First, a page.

Continued high unemployment drove the number of Americans living in poverty to a 52-year high in 2010 and pushed the nation’s median household income down for the third straight year since the Great Recession first cast its ominous cloud over the nation’s economy.
More than a year after the economic recovery officially began in June 2009, 46.2 million people were earning below the poverty level in 2010, up from 43.6 million in 2009, according to new U.S. Census Bureau figures released on Tuesday.
Along with the largest number of poor Americans since the estimates were first published in 1959, the 2010 U.S. poverty rate of 15.1 percent was the highest since 1993 and up nearly a full percentage point from 2009.
Government analysts say the rising poverty levels are rooted in the 86.7 million working-age adults who were unemployed for at least a week last year, compared to just 83.3 million in 2009. That spike of 3.4 million people “might be the single most important factor contributing to the increase in the poverty rate,” said Trudi Renwick, head of poverty statistics at the U.S. Census Bureau.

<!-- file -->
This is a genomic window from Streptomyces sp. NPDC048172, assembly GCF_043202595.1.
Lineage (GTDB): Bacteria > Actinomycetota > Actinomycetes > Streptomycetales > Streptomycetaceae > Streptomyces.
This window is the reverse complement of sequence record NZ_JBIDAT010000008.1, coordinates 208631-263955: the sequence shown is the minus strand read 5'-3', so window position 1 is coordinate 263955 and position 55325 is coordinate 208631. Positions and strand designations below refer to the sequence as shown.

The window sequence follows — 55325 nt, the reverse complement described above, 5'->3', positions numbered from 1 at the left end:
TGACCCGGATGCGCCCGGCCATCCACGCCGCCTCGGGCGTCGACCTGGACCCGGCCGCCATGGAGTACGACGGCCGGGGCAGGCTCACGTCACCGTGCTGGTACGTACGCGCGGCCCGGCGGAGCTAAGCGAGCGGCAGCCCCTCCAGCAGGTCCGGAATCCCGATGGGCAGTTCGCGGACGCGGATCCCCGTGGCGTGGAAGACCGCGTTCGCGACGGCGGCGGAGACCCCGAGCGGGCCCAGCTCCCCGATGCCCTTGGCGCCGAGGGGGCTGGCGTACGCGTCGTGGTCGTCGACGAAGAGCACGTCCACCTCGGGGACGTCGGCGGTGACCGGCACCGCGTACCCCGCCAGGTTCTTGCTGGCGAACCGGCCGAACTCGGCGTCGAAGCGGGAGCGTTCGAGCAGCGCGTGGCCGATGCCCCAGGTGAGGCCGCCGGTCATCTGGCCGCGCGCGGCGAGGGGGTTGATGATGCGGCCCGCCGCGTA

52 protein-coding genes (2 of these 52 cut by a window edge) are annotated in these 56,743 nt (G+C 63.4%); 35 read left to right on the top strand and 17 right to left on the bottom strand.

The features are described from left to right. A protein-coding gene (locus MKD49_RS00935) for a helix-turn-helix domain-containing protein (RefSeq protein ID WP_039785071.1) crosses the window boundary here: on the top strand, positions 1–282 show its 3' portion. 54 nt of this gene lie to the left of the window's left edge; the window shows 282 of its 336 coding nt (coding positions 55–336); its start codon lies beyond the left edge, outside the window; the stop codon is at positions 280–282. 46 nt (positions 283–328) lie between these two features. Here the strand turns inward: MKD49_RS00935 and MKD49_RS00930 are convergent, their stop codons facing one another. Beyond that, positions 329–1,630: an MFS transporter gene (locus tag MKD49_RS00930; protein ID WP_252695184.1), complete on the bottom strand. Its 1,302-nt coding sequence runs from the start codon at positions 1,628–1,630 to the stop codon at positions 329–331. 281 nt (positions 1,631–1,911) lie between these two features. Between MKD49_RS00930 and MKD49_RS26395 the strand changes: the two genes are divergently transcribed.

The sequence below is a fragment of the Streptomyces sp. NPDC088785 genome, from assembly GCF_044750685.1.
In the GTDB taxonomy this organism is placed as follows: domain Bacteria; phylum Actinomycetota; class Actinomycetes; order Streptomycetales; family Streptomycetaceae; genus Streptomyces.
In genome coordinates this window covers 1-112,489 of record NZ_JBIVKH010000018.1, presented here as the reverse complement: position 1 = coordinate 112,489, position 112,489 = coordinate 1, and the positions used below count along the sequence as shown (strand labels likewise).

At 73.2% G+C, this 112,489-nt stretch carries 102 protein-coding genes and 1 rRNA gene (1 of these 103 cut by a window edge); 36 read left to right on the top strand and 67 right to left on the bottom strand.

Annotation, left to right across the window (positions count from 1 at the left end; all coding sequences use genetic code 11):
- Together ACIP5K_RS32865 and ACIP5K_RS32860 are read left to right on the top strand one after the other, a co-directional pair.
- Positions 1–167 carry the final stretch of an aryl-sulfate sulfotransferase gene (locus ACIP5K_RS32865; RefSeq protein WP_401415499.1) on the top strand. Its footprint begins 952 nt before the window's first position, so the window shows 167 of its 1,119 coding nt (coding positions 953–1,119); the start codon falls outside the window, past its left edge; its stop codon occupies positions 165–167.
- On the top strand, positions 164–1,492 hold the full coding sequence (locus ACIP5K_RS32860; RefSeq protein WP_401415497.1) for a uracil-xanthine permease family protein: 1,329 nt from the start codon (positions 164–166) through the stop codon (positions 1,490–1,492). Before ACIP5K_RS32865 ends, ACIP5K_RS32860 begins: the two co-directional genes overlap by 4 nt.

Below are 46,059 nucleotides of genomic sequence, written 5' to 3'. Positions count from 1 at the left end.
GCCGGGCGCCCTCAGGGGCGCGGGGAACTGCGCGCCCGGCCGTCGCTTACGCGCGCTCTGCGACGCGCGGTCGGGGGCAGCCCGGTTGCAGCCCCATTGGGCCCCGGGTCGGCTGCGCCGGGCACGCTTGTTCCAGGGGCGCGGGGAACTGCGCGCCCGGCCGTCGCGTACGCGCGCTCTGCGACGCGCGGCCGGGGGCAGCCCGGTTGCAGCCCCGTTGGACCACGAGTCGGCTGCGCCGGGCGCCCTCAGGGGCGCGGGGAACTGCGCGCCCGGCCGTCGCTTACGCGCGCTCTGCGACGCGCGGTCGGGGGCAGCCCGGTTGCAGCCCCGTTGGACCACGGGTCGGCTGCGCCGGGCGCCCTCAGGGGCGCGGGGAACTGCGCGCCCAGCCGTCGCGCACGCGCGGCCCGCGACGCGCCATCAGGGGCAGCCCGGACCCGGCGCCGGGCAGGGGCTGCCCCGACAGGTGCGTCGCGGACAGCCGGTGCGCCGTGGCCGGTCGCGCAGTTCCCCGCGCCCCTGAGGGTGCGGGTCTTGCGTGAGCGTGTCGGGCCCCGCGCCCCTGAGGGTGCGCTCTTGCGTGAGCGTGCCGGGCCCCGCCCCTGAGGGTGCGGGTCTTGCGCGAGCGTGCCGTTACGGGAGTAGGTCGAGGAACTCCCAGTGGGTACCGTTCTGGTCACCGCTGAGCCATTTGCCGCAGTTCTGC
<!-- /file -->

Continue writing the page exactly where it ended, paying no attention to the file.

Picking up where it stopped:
It also helps explain why the median household income — the amount at which half of U.S. households earn more or less — fell 2.3 percent or $1,154 last year to $49,445.